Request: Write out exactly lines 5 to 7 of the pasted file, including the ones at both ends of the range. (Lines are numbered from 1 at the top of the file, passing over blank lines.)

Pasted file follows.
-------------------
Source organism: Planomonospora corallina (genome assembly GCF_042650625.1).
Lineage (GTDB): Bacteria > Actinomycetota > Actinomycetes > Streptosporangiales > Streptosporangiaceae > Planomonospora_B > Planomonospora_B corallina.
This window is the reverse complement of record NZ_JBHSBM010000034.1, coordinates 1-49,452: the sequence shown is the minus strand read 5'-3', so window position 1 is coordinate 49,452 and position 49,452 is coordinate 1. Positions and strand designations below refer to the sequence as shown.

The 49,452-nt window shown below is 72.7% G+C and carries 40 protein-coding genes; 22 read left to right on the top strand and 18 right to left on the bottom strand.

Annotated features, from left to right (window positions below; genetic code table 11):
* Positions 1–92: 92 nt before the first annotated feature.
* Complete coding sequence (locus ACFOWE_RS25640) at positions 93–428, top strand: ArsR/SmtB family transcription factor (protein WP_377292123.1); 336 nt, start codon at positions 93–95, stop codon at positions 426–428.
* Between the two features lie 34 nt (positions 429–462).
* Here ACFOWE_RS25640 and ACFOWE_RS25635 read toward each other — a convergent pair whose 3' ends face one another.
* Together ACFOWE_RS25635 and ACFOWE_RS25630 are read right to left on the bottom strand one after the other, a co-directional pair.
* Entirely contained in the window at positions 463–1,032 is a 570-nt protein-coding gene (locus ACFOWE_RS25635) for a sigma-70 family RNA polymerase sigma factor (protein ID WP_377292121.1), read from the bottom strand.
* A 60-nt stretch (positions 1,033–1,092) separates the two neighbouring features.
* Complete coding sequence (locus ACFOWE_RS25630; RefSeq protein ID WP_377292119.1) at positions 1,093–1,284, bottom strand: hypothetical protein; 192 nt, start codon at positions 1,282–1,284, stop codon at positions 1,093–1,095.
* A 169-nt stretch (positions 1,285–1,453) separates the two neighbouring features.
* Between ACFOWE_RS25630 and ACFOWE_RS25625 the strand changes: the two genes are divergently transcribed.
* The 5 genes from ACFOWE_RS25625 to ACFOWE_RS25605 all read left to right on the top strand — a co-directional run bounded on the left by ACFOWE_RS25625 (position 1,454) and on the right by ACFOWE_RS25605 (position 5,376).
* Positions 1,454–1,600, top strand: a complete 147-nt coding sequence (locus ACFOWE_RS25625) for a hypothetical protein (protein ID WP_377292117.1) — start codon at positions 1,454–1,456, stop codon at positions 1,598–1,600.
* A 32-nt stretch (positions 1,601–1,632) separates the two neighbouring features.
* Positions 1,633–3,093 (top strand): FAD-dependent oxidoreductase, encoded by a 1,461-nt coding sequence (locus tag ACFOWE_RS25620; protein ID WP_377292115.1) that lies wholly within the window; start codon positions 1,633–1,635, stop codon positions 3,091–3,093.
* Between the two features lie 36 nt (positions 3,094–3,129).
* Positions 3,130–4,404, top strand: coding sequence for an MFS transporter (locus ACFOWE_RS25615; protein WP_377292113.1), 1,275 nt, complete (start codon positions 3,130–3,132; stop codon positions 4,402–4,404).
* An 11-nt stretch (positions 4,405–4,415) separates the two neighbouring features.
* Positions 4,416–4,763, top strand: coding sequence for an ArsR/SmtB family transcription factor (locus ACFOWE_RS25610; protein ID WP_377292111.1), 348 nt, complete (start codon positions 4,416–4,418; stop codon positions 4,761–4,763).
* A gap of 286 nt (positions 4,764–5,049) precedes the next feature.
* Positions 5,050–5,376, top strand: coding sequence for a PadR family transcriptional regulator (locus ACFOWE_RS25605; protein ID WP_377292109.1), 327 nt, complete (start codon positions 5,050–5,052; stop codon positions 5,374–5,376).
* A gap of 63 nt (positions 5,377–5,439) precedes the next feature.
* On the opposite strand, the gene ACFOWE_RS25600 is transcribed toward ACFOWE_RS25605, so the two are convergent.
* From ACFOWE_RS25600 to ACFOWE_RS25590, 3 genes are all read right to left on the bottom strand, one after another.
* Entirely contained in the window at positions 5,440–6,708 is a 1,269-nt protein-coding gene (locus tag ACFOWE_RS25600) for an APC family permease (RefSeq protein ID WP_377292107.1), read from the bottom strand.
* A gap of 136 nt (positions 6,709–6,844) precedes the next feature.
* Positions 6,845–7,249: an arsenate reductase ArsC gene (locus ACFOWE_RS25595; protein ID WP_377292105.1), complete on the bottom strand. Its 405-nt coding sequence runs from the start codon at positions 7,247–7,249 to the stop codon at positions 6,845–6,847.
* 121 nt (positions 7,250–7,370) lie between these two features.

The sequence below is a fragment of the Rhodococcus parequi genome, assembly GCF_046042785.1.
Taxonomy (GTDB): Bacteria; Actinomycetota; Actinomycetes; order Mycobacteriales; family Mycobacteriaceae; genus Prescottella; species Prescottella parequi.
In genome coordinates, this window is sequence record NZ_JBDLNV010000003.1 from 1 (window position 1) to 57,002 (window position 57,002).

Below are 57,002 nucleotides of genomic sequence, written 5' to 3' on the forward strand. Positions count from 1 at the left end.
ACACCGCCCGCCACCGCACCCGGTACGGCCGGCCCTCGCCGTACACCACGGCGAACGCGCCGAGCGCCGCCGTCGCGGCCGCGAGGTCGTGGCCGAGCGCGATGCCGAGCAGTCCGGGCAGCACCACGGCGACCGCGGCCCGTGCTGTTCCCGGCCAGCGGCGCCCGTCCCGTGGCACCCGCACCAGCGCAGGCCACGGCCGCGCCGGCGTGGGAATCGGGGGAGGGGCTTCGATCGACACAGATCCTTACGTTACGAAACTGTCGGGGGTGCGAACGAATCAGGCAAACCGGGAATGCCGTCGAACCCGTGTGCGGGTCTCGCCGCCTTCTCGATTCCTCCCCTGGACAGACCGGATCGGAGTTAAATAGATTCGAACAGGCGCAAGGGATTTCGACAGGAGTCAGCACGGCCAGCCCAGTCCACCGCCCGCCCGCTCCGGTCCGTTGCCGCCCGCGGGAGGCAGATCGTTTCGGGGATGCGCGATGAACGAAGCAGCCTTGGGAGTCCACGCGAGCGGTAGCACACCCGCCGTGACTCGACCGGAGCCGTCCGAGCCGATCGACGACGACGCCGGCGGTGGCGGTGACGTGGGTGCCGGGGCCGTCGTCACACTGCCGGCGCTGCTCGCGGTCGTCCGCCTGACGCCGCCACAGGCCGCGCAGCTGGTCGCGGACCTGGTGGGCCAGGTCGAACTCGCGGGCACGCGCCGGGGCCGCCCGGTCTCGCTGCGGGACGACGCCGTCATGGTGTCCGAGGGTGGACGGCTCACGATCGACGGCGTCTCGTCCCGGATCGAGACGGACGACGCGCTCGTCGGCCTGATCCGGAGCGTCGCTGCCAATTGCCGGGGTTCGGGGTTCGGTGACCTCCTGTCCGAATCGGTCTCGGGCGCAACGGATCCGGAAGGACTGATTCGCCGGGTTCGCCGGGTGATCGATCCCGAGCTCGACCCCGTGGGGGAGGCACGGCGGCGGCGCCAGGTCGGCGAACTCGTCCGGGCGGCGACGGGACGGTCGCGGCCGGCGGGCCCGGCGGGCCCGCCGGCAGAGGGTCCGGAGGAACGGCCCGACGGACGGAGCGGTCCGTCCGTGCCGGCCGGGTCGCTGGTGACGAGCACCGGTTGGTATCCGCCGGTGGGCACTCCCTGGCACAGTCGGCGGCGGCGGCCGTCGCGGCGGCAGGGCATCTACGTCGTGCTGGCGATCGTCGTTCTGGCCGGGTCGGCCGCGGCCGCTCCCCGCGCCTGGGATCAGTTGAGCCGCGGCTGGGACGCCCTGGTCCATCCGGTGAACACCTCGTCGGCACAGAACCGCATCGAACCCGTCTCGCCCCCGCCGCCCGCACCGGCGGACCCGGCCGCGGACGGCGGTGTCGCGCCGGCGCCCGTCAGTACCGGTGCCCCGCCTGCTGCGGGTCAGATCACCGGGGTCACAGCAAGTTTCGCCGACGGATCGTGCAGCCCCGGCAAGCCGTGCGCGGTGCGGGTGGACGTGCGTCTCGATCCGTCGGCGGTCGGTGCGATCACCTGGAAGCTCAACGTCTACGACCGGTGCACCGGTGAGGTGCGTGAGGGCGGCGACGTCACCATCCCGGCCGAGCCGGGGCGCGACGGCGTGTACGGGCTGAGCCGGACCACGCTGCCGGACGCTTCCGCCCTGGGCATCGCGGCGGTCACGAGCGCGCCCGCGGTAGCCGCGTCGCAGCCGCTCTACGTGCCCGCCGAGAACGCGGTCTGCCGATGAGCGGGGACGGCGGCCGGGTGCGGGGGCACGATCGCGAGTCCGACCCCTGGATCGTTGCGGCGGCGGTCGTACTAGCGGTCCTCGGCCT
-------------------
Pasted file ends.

Annotated features, from left to right (window positions below; genetic code table 11):
* Positions 1–92: 92 nt before the first annotated feature.
* Complete coding sequence (locus ACFOWE_RS25640) at positions 93–428, top strand: ArsR/SmtB family transcription factor (protein WP_377292123.1); 336 nt, start codon at positions 93–95, stop codon at positions 426–428.